Dear George: singlehanded

Dear George

I am sorry it has taken so long to reply to your letter. As I mentioned the other day, the day job is proving a handful. You work hard throughout a long career and, at the very end, with the next step beckoning, you find yourself jumping through endless regulatory hoops that appear to have been created by someone in a hurry to finish a school project. One day I’ll tell you about it – ‘nuff said for now.

– – –

You say you want to sail and you are thinking of buying a boat of your own. You have sent me a lot of questions. Of course, I am flattered to be asked, but it would take a master mariner and his mate – the gnarled old yachtsman, a year to answer these – and still give them an excuse for another beer. So, before I wade in . . .

  • I am neither a master mariner – nor an old yachtsman (let alone gnarled);
  • What you get is not an expert’s guidance, more a fellow crew’s comments;
  • All my answers will come from my own experience such that it is – and if I quote someone else I will tell you (whether I can remember who it is or not);
  • You have to decide whether it is useful or not – and if you want to come back at me, that’s OK. We’ll both learn something.

– – –

You bring up the single-handed question.

Here’s my answer: “If you have to ask whether or not you should sail single-handed, the answer is no, don’t – go to sea with a crew and enjoy the company.”

The whole point of being single-handed is to be able to make those decisions for yourself. You do the preparation beforehand, you work out the potential problems, you solve the extra challenges as they come along. You run the boat – every aspect of it. You can seek answers from as many people as you like, but ultimately the responsibility is yours and yours alone.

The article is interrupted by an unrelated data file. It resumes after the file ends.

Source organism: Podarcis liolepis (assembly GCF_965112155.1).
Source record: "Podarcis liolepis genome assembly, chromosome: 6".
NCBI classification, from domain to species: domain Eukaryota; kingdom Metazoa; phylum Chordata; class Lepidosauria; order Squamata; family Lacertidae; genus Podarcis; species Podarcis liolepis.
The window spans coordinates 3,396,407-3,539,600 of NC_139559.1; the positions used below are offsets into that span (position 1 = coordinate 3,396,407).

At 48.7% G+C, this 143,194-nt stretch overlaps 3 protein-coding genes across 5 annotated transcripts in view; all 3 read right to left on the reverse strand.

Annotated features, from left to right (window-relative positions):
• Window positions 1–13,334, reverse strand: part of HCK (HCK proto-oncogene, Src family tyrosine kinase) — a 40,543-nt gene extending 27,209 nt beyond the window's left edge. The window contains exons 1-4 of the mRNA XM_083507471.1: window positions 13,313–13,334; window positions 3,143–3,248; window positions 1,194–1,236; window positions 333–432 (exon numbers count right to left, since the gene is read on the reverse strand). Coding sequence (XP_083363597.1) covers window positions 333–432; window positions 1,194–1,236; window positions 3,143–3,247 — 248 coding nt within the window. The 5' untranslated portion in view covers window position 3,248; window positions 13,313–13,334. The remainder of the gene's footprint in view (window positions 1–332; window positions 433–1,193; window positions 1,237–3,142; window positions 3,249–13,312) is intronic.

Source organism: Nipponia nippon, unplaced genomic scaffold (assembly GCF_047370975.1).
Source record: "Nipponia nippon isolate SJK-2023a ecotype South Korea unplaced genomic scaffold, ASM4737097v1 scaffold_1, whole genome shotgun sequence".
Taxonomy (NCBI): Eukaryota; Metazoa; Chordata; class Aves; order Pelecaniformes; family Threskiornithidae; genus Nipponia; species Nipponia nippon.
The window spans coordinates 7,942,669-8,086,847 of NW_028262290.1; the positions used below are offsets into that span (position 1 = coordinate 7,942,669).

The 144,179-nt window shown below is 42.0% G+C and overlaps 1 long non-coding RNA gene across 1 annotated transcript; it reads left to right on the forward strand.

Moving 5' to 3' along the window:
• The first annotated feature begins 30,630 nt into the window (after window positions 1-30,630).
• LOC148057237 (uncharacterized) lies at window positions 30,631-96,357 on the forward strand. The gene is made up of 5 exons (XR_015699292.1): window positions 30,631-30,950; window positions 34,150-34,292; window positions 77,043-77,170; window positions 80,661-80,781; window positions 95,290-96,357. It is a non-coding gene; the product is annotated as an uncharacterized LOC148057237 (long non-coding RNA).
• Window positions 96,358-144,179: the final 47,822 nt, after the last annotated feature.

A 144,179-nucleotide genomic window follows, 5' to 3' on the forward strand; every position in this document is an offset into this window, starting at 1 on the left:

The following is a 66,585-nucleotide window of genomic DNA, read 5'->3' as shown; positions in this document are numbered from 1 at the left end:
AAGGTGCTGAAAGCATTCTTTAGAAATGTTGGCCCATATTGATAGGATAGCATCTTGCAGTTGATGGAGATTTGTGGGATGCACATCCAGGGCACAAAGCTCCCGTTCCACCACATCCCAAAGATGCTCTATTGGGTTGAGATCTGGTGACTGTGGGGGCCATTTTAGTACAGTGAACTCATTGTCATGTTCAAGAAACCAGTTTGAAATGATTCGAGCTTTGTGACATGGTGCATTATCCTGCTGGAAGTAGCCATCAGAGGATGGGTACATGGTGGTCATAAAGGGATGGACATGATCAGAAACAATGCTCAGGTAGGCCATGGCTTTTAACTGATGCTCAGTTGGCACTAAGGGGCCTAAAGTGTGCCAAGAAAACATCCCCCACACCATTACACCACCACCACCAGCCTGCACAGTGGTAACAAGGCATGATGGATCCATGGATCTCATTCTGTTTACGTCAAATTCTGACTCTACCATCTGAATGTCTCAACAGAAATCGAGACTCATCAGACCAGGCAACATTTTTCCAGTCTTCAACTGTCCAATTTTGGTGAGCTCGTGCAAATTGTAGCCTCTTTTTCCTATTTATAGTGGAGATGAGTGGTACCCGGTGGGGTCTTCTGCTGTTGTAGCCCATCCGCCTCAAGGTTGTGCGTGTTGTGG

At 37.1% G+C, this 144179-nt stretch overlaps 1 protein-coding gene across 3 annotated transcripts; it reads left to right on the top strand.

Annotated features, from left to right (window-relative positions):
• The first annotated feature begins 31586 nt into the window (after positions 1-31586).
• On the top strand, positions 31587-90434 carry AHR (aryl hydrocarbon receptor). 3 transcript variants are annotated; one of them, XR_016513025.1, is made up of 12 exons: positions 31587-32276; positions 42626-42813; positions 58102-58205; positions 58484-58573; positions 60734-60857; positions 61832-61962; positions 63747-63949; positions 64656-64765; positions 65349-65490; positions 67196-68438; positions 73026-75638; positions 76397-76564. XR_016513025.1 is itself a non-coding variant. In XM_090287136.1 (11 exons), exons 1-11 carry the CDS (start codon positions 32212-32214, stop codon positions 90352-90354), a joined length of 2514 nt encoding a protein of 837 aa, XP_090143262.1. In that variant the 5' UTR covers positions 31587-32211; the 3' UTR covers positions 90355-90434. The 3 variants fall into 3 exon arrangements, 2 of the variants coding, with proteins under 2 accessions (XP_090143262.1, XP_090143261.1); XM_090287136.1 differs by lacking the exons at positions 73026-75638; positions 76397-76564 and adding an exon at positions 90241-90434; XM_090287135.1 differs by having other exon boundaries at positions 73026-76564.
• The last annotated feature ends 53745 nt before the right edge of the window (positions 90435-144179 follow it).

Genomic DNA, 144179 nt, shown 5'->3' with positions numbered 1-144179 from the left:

Among many other things, (and we can talk about these later), you have to enjoy your own company. You have to live with your own mistakes, and your own triumphs. There will be no applause.

I agree with Anne Morrow Lindbergh’s comment, “ The loneliness you get by the sea is personal and alive. It doesn’t subdue you and make you abject. It’s a stimulating loneliness.” I might even substitute the word ‘aloneness’ for ‘loneliness’.

A crew is a different matter.

Here is a question for you. Family aside, if you had a choice, who would you have aboard? Someone who can stay focussd, someone who knows one end of a rope from another, someone who can work close to other people without getting their ego in the way – (that’s a misquote from a sixties film by the way).

Do you want a crew that is excitable and can’t sit still? Someone who is always on the move? You might if you are in a twenty-minute America’s Cup race, but perhaps not if you are on a gentle cruise down the coast to Falmouth. It depends how long you intend to stay together, doesn’t it.

Of course, you don’t always get the choice. On s boat, you have to learn to live close with all sorts of people. Now there’s a topic . . .

I hope this is the sort of reply you are after.

I will sleep on your other questions and get back to you later.